Space shuttle Discovery has launched on a mission to deliver new science equipment to the International Space Station.
Discovery blasted off from Kennedy Space Center in Florida and rose toward orbit shortly before sunrise on Monday.
Commander Alan Poindexter is leading the Discovery's crew on a 13-day mission that includes a stop at the space station. The vehicle is carrying nearly 8,000 kilograms of supplies, including a series of new science experiments to be conducted in space. Some of the experiments focus on studying how orbiting in space can affect the human body and plant growth.
Also on board is a new exercise machine, which is part of ongoing studies into the effects of long-term space flight on muscle and bone loss in astronauts.
Moments before Discovery's launch, NASA camera caught the space station passing through its orbit above Florida. NASA's George Diller said the station is easily visible from Earth because it is more than 100 meters long and 14 meters tall.
"It is a large object, getting bigger all the time," he noted. "Six permanent crew members are there today, and about to be joined by the seven crew members of Discovery to conduct science in space."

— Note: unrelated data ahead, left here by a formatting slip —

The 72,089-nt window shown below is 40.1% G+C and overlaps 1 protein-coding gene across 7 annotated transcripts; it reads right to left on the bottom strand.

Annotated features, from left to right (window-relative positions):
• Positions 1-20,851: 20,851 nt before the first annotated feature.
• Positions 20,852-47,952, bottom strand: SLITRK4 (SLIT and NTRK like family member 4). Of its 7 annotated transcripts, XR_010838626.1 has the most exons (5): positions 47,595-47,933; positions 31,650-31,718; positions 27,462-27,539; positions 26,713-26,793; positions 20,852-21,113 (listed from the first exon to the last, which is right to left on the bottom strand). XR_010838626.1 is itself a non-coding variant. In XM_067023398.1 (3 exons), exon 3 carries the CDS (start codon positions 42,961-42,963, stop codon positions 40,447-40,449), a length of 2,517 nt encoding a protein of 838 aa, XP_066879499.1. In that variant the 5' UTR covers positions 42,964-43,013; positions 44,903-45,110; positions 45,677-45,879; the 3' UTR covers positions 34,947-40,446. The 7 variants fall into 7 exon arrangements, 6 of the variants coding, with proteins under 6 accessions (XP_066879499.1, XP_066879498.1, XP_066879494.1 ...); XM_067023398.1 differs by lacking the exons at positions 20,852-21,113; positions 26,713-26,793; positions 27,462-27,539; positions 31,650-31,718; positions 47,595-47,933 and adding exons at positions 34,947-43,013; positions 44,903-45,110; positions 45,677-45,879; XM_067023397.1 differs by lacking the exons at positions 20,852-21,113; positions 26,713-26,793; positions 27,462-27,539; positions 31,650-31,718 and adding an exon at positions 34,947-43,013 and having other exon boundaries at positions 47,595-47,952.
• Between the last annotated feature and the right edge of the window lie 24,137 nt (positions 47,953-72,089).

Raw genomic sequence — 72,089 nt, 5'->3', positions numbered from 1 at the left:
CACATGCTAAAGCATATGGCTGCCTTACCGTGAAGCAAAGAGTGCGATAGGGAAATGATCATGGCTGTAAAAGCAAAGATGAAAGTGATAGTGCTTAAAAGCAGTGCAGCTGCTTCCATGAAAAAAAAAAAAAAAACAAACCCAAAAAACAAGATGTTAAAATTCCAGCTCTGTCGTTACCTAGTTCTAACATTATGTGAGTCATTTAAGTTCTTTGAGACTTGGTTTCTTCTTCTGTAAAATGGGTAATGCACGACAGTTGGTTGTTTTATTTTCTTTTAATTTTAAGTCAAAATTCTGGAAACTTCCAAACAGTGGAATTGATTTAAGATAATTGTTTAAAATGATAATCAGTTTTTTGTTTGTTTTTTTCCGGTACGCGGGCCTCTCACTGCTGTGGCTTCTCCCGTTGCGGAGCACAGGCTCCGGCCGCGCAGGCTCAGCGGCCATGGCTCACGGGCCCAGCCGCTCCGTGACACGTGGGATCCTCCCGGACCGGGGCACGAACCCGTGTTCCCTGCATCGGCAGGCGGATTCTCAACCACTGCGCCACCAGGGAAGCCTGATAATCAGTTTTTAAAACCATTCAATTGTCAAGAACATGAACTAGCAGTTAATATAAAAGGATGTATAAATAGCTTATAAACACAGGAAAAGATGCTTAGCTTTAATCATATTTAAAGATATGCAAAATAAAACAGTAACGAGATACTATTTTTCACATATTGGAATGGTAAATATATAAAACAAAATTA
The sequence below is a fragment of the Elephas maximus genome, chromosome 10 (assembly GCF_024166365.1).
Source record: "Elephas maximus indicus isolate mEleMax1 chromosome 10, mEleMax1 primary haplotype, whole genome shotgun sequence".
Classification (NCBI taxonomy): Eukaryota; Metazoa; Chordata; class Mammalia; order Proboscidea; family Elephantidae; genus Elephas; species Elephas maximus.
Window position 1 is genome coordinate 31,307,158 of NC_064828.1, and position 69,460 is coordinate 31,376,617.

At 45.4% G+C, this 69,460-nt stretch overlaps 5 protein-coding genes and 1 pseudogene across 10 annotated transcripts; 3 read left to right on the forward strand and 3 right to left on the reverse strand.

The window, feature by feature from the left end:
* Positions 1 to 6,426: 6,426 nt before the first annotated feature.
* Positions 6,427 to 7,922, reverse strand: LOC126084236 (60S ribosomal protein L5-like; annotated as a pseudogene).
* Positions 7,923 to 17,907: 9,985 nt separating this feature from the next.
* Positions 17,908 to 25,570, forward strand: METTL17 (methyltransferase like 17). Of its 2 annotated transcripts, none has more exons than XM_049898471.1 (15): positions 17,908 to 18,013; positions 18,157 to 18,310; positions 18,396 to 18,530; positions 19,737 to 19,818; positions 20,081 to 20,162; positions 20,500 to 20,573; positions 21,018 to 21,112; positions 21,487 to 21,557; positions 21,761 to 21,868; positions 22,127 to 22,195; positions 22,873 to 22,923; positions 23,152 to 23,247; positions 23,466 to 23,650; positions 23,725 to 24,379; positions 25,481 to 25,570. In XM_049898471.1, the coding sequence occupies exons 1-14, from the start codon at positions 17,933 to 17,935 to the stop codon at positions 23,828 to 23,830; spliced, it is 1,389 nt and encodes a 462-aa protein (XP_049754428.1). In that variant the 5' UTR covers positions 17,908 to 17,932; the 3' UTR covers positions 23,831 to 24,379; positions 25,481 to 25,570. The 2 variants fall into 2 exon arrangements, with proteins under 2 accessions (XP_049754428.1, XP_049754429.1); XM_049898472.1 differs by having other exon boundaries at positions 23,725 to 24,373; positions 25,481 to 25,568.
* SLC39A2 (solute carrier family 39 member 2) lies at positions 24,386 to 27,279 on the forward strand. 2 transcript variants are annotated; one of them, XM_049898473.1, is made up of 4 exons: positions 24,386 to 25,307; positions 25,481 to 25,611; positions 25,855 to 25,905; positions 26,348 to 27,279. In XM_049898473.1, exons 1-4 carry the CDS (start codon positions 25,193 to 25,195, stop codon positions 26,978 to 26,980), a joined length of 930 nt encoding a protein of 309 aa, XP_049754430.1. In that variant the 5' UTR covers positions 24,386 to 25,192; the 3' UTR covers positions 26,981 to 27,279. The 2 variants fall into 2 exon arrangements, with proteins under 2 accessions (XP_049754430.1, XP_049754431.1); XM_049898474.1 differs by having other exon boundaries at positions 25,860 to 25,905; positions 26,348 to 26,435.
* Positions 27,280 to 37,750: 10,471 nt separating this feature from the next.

Discovery is delivering a new astronaut sleeping quarters, an ammonia tank and a gyroscope for the space station. Astronauts will conduct three space walks during the mission to install some of the equipment to the station.
NASA officials say plans to build out and expand the station are more than 90 percent complete, mainly thanks to space shuttle and its large cargo capacity. Recent shuttle missions have delivered new sleeping quarters, laboratory segments and other modules to the station.
There are only three shuttle flights remaining before the fleet is set to be retired, later this year. After that, space station partners will rely on Russian and private launch vehicles to ferry supplies to the orbiter.